Apiaries Langstroth

Beekeeper and Apiaries

Apiaries are a necessary element for successful beekeeping. Three different types of apiaries range from simple designs to more complex structures. All have advantages and disadvantages and choosing the best kind of bee apiary to get started comes down to the details.

The Langstroth's hive is the standard in modern beekeeping. It includes any modular beehive with vertically hung frames, a bottom board with a convenient entrance for the bees, and boxes containing frames for brood and honey. "Brood" is the term used for the honeybees developing larvae - baby bees in the making.The lowest box of the hive is for the queen to lay her eggs. The boxes above serve as a place for the honey to be stored.

Generally, a Langstroth's hive has an inner cover and top cap to provide weather protection. This setup is designed for maximum honey and is easy to transport from one location to another. Because this type of hive is the most common method for housing bees, the access to informative material and equipment is a real bonus for new beekeepers; however, the Langstroth's hive isn't without drawbacks.

Developed in Kenya in the early 1970s, the top bar hive design is fundamental and easy to build at home using plans from sites like BeginningBeeKeeper.com. If you want to skip out on the hefty price tag starts at around $200 and climbs from there.The essential body of the hive is a long trapezoid with bars laid over the top and a roof to cap it off.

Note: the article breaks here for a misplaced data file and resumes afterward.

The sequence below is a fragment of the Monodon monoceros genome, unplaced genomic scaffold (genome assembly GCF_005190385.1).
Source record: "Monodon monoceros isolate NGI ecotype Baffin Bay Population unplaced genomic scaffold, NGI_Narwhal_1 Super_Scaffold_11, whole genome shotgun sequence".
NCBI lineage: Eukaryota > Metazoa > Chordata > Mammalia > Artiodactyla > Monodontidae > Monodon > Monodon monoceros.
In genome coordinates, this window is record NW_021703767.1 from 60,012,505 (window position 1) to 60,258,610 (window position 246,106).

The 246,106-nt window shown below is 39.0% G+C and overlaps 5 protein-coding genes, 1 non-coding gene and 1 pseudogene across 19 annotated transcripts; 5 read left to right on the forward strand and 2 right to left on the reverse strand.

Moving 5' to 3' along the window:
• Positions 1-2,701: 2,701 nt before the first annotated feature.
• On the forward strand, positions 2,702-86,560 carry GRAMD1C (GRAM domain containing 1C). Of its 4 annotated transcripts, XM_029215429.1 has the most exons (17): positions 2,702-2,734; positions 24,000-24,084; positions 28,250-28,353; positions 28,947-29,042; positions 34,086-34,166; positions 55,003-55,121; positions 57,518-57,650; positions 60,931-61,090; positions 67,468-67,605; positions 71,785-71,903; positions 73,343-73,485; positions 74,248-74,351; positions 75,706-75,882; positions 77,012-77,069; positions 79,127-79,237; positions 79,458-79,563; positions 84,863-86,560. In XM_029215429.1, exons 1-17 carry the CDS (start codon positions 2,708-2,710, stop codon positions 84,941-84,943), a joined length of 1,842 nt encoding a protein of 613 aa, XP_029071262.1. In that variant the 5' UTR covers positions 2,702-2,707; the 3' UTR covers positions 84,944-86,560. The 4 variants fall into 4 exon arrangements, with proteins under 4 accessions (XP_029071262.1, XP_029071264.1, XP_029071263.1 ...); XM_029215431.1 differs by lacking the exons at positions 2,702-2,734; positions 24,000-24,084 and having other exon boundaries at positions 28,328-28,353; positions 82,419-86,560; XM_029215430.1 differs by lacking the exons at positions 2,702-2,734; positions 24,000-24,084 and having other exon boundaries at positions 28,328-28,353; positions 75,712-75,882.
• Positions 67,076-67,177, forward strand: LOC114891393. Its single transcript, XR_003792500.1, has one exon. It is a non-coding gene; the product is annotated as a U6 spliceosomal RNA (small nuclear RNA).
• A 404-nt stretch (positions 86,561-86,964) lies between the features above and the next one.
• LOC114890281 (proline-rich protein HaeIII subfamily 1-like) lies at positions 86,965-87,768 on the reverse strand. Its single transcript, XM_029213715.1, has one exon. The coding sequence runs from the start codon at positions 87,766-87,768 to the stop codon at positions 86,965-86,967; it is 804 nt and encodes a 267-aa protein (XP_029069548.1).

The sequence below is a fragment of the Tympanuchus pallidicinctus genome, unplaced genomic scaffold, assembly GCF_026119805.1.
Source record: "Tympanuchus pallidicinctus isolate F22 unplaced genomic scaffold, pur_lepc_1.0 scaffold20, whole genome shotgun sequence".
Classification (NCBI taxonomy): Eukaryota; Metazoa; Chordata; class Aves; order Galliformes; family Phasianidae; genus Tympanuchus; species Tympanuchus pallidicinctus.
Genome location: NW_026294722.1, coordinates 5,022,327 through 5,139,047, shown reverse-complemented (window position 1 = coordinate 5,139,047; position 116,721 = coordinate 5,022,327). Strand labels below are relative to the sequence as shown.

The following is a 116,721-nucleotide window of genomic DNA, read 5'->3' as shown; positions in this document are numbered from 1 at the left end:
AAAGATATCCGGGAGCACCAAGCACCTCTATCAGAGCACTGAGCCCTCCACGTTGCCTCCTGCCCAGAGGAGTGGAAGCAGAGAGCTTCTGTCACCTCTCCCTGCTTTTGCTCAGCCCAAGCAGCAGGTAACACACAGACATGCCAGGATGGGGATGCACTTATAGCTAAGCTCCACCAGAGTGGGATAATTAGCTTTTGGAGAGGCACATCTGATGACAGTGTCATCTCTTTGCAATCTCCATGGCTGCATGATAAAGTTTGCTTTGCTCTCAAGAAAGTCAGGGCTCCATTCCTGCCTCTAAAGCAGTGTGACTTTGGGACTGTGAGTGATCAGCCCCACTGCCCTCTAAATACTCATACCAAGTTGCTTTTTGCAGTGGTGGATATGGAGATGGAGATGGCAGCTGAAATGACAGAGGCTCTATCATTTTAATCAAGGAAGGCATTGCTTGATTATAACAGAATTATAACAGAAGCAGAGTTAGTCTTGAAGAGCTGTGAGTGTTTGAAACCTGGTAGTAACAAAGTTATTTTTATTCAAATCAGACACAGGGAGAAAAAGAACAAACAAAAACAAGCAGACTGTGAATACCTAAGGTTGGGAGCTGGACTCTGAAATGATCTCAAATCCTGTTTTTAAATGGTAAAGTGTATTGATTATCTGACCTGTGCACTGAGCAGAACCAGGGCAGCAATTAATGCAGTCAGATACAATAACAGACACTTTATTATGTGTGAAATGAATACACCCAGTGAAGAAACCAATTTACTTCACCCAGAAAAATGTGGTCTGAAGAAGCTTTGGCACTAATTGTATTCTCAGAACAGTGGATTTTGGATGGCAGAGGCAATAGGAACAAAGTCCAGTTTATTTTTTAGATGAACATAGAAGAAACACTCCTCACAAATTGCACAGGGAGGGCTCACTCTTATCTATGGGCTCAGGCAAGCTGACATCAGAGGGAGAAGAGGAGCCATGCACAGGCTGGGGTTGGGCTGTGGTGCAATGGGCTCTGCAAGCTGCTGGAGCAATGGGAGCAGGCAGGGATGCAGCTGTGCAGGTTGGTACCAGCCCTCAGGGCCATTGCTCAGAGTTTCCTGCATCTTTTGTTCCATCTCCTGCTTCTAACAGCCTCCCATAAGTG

The use of bars as opposed to frames, like the Langstroth, utilizes, means that the bees can build their comb the exact size they need instead of being limited only to the space provided in the frame. A definite plus to this type of hive is that it creates a reasonably natural environment for the bees. Its smaller size and lack of additional boxes mean that it's easy to maneuver. I'm perfectly capable of working my Top Bar hive without a veil, suit, or smoker since, for inspection or harvest, only a few bars at a time need to be removed. This means minimal disturbance for the bees, which equals less of a chance of getting stung.

When the colony grows too big, or a honey harvest is desired, the last few bars with a comb attached are carefully removed and replaced by empty bars. The comb is then crushed, and the honey is strained out and separated from the wax and other contents.

Warre hives are designed to mimic the shape of wild beehives. Vertical cavities in trees are some of the most popular sites for wild honey bees, and the Warre hive mimics this by combining factors from both the Langstroth's hive and the Top Bar. The body of a Warre hive is a stack of boxes, but unlike Langstroth's hives, the new boxes are added to the bottom of the pile and not the top.

As with the Top Bar, the honeycomb is drawn out on simple bars laid across the top. Putting the empty boxes on the bottom helps keep the brood lower in the hive and honey higher. This design feature also means that as winter progresses, the colony will move their kin up the hive following the honey stores. Bees can build the comb precisely as they like and move about the hive naturally.

Beekeeper Specialist   Aug 23, 2021

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